My kids will blast through books (Magic Treehouse or City Spies or Phantom Tollbooth or Great Brain or whatever), and it’s frequently clear they’ve absorbed little, skimmed unfamiliar vocabulary, or missed a big chunk of the story. Turning pages is not the same as reading. But reading together builds in a chance to rephrase, emphasize, and help the cool stuff land—so they’re not just churning through pages.

So, why isn’t family reading more common, especially among parents who lament the amount of time their kids spend on screens or wish their kids had more affinity for reading? It’s a great question.

I mentioned the awkwardness of reading to kids who are fully capable of reading on their own. Parents may even fret that reading aloud will slow a child’s development as a reader and convince themselves that, if a kid can read alone, they should. But reading a book and hearing a book are different things. They develop the brain in different ways. They’re both good. Why choose? When my oldest turned seven or so, there was a stretch when he asked if he could read by himself at bedtime. I said that he reads a lot, which is great, but that bedtime was for family reading. He complained a bit and then forgot about it.

Look, if you’re not used to reading aloud, it can initially seem off-putting to wade through paragraphs of exposition or to struggle with accents or intonation. (I’m famously awful at accents and impressions.) Sometimes, I’ll read a sentence, realize I phrased it wrong or articulated it clunkily, and have to back up. But the audience is remarkably forgiving.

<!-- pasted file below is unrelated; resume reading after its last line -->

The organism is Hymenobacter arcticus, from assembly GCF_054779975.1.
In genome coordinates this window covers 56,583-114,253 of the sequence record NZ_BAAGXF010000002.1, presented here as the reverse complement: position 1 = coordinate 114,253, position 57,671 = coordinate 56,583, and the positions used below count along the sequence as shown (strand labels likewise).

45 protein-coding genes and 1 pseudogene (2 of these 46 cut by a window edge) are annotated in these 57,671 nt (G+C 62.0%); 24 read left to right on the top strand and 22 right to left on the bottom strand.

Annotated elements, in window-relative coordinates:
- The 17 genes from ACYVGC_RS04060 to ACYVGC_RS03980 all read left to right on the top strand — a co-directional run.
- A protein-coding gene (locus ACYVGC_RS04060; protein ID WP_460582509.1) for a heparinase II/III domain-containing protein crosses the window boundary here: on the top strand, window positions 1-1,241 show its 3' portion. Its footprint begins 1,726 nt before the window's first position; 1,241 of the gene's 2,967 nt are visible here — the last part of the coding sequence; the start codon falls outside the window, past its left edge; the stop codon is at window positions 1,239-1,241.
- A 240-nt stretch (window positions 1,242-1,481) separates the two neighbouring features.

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Some parents say they don’t have the time for this sort of thing. That’s fair. But I also know plenty of families who spend evenings all at home together, just on various devices. If that’s the deal, it’s not really about the time. It’s about priorities and routines.

It can also seem daunting to find a book that suits kids of different ages and interests. I get that. My youngest dug Narnia but tuned out as we slogged through Susan Cooper’s slow-moving, five-book Dark Is Rising series. At a certain point, I just finished reading the last couple books with my oldest while my wife and youngest read separately. There’s a crapshoot element. But reading to your kids over time builds momentum. Even if they are skeptical about a book at the beginning, there’s something special about the experience of reading together.

Now, I’d never suggest that family reading should displace kids’ reading alone. But it can be a gateway for kids who aren’t readers and a fun change of pace for those who are. If making enough time for personal reading and family reading means curtailing the time kids spend on devices or watching Netflix . . . well, good. Avid readers tend to think of reading as a solitary act. That’s certainly been my experience. And that’s great. We all need our escapes. But that view of reading can make books feel like a solitary respite rather than a shared escape. And there’s no reason they need to be one or the other. They can be both.

Will there be a point at which I stop reading to my kids? Sure. But for now, my 10-year-old is still wholly on board. I’m hoping that’ll still be true in a year or two. We’ll see. I’ll tell you this, though: I’m glad I haven’t stopped yet.

Frederick Hess is an executive editor of Education Next and the author of the blog “Old School with Rick Hess.”